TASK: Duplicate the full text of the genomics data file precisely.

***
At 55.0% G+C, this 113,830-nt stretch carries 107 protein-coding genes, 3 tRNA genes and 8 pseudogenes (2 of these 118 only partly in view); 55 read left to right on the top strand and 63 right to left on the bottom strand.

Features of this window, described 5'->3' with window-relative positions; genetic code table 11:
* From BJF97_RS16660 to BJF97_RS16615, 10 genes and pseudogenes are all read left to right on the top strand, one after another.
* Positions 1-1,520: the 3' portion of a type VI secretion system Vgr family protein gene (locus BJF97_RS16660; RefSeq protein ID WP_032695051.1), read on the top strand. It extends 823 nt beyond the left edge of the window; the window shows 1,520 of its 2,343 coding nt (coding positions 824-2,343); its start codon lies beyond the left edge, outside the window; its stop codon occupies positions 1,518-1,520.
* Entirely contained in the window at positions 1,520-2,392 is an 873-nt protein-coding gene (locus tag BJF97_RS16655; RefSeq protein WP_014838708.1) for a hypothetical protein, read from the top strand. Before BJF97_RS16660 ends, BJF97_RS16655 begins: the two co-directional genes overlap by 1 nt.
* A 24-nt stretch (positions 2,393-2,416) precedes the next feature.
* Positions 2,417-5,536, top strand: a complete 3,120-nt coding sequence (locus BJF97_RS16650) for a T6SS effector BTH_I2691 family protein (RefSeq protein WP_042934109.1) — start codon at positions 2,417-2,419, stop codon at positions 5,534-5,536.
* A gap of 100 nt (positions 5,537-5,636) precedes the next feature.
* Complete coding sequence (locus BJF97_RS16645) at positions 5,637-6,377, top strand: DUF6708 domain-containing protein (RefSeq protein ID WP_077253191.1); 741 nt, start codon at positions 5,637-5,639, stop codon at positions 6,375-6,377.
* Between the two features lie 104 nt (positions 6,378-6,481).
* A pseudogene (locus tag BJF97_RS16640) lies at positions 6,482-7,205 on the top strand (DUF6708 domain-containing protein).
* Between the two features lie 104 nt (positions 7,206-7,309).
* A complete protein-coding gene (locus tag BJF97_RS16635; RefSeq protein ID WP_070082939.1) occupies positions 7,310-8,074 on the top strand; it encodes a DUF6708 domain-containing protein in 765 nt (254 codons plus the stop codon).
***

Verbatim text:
At 55.0% G+C, this 113,830-nt stretch carries 107 protein-coding genes, 3 tRNA genes and 8 pseudogenes (2 of these 118 only partly in view); 55 read left to right on the top strand and 63 right to left on the bottom strand.

Features of this window, described 5'->3' with window-relative positions; genetic code table 11:
* From BJF97_RS16660 to BJF97_RS16615, 10 genes and pseudogenes are all read left to right on the top strand, one after another.
* Positions 1-1,520: the 3' portion of a type VI secretion system Vgr family protein gene (locus BJF97_RS16660; RefSeq protein ID WP_032695051.1), read on the top strand. It extends 823 nt beyond the left edge of the window; the window shows 1,520 of its 2,343 coding nt (coding positions 824-2,343); its start codon lies beyond the left edge, outside the window; its stop codon occupies positions 1,518-1,520.
* Entirely contained in the window at positions 1,520-2,392 is an 873-nt protein-coding gene (locus tag BJF97_RS16655; RefSeq protein WP_014838708.1) for a hypothetical protein, read from the top strand. Before BJF97_RS16660 ends, BJF97_RS16655 begins: the two co-directional genes overlap by 1 nt.
* A 24-nt stretch (positions 2,393-2,416) precedes the next feature.
* Positions 2,417-5,536, top strand: a complete 3,120-nt coding sequence (locus BJF97_RS16650) for a T6SS effector BTH_I2691 family protein (RefSeq protein WP_042934109.1) — start codon at positions 2,417-2,419, stop codon at positions 5,534-5,536.
* A gap of 100 nt (positions 5,537-5,636) precedes the next feature.
* Complete coding sequence (locus BJF97_RS16645) at positions 5,637-6,377, top strand: DUF6708 domain-containing protein (RefSeq protein ID WP_077253191.1); 741 nt, start codon at positions 5,637-5,639, stop codon at positions 6,375-6,377.
* Between the two features lie 104 nt (positions 6,378-6,481).
* A pseudogene (locus tag BJF97_RS16640) lies at positions 6,482-7,205 on the top strand (DUF6708 domain-containing protein).
* Between the two features lie 104 nt (positions 7,206-7,309).
* A complete protein-coding gene (locus tag BJF97_RS16635; RefSeq protein ID WP_070082939.1) occupies positions 7,310-8,074 on the top strand; it encodes a DUF6708 domain-containing protein in 765 nt (254 codons plus the stop codon).